Finance head Joseph Kahenya connects the dots between life inside and outside the office


One book that shaped Joseph Kahenya’s work perspective is Winning by Jack Welch. In particular, he loves the quote “any strategy, no matter how smart, is dead on arrival unless the company brings it to life with people – the right people”.

One book that shaped Joseph Kahenya’s work perspective is Winning by Jack Welch. In particular, he loves the quote “any strategy, no matter how smart, is dead on arrival unless the company brings it to life with people – the right people”. It is aligned to the thinking of another of Joseph’s icons, Sir Richard Branson who repeatedly states that if you take care of your employees, they will take care of your clients and for that reason, it is employees, not clients who should come first.

Joseph is the regional financial controller at Prudential Africa, a role he has held since the company restructured its operations in September 2021. Prior to that, he held the CFO position for Prudential Kenya (Prudential) for close to three years.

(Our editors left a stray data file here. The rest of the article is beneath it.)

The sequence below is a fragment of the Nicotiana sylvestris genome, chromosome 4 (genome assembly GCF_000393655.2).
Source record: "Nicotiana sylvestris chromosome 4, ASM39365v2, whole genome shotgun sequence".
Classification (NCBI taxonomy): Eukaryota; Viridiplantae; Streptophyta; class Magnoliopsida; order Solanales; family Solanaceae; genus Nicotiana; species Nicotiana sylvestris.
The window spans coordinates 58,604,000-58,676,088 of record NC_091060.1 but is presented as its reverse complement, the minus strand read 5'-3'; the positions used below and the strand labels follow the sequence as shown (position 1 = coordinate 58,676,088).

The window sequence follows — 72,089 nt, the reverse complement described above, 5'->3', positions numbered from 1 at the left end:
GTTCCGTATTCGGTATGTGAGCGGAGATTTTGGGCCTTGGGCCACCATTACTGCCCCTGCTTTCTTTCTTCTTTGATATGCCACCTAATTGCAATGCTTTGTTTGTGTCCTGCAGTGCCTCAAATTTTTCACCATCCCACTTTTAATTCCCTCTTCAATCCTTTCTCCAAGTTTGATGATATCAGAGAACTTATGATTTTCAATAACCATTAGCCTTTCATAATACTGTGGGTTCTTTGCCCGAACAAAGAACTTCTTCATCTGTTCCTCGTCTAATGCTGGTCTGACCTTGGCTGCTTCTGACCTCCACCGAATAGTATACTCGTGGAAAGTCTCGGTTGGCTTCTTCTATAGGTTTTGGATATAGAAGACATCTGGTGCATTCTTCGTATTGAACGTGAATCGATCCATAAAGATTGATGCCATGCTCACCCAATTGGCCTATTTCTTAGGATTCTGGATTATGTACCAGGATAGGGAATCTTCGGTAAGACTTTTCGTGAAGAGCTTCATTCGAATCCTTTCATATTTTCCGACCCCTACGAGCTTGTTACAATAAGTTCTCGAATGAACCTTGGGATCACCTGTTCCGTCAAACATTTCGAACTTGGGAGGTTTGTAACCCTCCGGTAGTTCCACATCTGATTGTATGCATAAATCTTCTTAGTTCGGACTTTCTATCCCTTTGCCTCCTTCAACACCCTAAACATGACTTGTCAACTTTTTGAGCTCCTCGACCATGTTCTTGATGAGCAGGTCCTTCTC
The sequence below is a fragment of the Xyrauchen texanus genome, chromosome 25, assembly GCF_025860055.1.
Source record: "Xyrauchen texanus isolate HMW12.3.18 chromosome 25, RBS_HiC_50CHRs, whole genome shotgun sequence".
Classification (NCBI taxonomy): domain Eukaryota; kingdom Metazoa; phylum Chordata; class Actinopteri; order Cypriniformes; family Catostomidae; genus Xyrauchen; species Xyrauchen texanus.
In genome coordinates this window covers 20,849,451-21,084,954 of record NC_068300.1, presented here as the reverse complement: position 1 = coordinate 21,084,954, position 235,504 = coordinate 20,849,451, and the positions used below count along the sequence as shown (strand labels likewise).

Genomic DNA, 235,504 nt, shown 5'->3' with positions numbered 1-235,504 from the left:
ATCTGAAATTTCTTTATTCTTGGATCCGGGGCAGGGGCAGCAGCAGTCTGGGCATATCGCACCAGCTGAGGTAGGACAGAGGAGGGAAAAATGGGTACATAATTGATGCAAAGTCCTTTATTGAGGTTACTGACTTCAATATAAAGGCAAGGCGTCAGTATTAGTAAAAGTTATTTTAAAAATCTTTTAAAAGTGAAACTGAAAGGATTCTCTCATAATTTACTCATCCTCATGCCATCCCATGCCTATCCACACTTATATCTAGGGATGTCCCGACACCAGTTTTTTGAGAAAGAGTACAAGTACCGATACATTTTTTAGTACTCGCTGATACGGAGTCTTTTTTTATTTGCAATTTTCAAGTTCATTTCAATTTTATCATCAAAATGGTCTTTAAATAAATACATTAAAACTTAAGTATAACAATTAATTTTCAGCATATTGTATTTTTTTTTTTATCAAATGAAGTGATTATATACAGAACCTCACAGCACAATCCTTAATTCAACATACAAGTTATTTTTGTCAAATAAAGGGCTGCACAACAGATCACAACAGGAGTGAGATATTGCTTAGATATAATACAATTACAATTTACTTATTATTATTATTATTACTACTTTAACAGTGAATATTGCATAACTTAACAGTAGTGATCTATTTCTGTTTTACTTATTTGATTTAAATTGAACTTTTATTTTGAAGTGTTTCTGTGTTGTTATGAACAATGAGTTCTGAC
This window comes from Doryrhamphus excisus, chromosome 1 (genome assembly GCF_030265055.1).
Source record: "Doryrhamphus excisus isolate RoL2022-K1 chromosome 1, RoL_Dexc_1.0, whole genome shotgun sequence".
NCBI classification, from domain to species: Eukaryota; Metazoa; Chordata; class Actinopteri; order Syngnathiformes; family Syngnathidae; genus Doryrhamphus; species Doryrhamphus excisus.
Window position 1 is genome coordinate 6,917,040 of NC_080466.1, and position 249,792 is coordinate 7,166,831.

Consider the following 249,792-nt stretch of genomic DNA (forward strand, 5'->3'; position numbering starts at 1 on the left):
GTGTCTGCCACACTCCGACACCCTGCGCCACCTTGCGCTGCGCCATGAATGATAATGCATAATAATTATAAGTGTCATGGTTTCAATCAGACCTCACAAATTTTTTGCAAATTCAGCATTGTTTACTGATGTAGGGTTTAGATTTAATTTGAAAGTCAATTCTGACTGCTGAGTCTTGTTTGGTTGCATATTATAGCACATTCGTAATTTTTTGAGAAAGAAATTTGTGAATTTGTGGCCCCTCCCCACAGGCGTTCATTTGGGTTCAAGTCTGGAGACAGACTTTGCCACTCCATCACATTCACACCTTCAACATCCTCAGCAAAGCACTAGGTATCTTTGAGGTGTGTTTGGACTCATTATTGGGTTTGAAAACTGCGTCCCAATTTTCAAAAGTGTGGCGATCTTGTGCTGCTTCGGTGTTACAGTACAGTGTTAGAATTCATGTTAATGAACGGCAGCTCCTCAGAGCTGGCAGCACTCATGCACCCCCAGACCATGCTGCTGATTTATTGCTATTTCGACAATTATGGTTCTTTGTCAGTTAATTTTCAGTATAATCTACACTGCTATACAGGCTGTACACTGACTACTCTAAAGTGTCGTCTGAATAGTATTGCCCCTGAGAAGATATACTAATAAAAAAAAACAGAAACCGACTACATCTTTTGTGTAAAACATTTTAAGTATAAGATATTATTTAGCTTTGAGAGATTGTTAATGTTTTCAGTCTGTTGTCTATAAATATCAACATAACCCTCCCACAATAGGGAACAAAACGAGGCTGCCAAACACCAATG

“At the heart of leadership is people. There is a huge buzz at the moment around artificial intelligence which is good but it cannot replace people. I believe that to get results out of your team, you require servant leadership that supports and provides resources for staff to be the best they can be. In my management approach, I do not have a monopoly on knowledge; my responsibility is to create an environment where teams can express themselves and develop winning ideas,” he says.